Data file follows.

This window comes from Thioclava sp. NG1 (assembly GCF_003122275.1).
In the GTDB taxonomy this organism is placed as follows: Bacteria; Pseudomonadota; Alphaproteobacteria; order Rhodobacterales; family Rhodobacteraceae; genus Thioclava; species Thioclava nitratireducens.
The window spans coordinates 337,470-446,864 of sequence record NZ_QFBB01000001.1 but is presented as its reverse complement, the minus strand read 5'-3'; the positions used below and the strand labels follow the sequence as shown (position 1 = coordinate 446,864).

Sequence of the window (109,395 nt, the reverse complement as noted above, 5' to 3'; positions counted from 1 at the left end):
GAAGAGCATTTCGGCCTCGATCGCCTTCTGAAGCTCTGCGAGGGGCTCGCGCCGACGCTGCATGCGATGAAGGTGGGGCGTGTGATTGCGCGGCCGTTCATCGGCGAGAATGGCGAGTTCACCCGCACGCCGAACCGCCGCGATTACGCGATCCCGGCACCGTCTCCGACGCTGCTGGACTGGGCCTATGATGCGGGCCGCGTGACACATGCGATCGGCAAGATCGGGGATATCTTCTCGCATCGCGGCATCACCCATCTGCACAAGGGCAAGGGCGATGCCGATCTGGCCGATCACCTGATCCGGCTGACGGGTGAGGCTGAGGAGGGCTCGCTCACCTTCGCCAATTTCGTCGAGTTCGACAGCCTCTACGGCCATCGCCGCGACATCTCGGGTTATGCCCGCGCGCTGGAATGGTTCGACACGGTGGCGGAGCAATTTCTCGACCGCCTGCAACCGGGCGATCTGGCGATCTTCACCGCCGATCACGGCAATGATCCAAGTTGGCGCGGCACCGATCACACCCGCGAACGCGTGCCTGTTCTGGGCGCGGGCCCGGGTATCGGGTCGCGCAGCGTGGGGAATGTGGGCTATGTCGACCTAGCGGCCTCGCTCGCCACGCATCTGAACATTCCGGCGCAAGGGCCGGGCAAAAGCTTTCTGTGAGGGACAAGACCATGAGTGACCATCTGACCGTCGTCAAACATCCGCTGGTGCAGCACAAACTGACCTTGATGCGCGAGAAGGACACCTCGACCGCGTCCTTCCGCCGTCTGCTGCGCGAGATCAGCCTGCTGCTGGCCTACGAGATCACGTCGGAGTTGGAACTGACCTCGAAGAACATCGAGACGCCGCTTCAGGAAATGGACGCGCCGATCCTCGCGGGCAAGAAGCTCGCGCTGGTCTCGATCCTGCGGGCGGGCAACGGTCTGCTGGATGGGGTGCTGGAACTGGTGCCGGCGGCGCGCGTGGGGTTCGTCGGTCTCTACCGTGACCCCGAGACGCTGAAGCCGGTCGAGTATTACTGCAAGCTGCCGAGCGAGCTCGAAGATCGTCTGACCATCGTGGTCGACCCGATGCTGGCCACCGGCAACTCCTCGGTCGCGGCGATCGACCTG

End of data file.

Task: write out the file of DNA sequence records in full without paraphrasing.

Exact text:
This window comes from Thioclava sp. NG1 (assembly GCF_003122275.1).
In the GTDB taxonomy this organism is placed as follows: Bacteria; Pseudomonadota; Alphaproteobacteria; order Rhodobacterales; family Rhodobacteraceae; genus Thioclava; species Thioclava nitratireducens.
The window spans coordinates 337,470-446,864 of sequence record NZ_QFBB01000001.1 but is presented as its reverse complement, the minus strand read 5'-3'; the positions used below and the strand labels follow the sequence as shown (position 1 = coordinate 446,864).

Sequence of the window (109,395 nt, the reverse complement as noted above, 5' to 3'; positions counted from 1 at the left end):
GAAGAGCATTTCGGCCTCGATCGCCTTCTGAAGCTCTGCGAGGGGCTCGCGCCGACGCTGCATGCGATGAAGGTGGGGCGTGTGATTGCGCGGCCGTTCATCGGCGAGAATGGCGAGTTCACCCGCACGCCGAACCGCCGCGATTACGCGATCCCGGCACCGTCTCCGACGCTGCTGGACTGGGCCTATGATGCGGGCCGCGTGACACATGCGATCGGCAAGATCGGGGATATCTTCTCGCATCGCGGCATCACCCATCTGCACAAGGGCAAGGGCGATGCCGATCTGGCCGATCACCTGATCCGGCTGACGGGTGAGGCTGAGGAGGGCTCGCTCACCTTCGCCAATTTCGTCGAGTTCGACAGCCTCTACGGCCATCGCCGCGACATCTCGGGTTATGCCCGCGCGCTGGAATGGTTCGACACGGTGGCGGAGCAATTTCTCGACCGCCTGCAACCGGGCGATCTGGCGATCTTCACCGCCGATCACGGCAATGATCCAAGTTGGCGCGGCACCGATCACACCCGCGAACGCGTGCCTGTTCTGGGCGCGGGCCCGGGTATCGGGTCGCGCAGCGTGGGGAATGTGGGCTATGTCGACCTAGCGGCCTCGCTCGCCACGCATCTGAACATTCCGGCGCAAGGGCCGGGCAAAAGCTTTCTGTGAGGGACAAGACCATGAGTGACCATCTGACCGTCGTCAAACATCCGCTGGTGCAGCACAAACTGACCTTGATGCGCGAGAAGGACACCTCGACCGCGTCCTTCCGCCGTCTGCTGCGCGAGATCAGCCTGCTGCTGGCCTACGAGATCACGTCGGAGTTGGAACTGACCTCGAAGAACATCGAGACGCCGCTTCAGGAAATGGACGCGCCGATCCTCGCGGGCAAGAAGCTCGCGCTGGTCTCGATCCTGCGGGCGGGCAACGGTCTGCTGGATGGGGTGCTGGAACTGGTGCCGGCGGCGCGCGTGGGGTTCGTCGGTCTCTACCGTGACCCCGAGACGCTGAAGCCGGTCGAGTATTACTGCAAGCTGCCGAGCGAGCTCGAAGATCGTCTGACCATCGTGGTCGACCCGATGCTGGCCACCGGCAACTCCTCGGTCGCGGCGATCGACCTG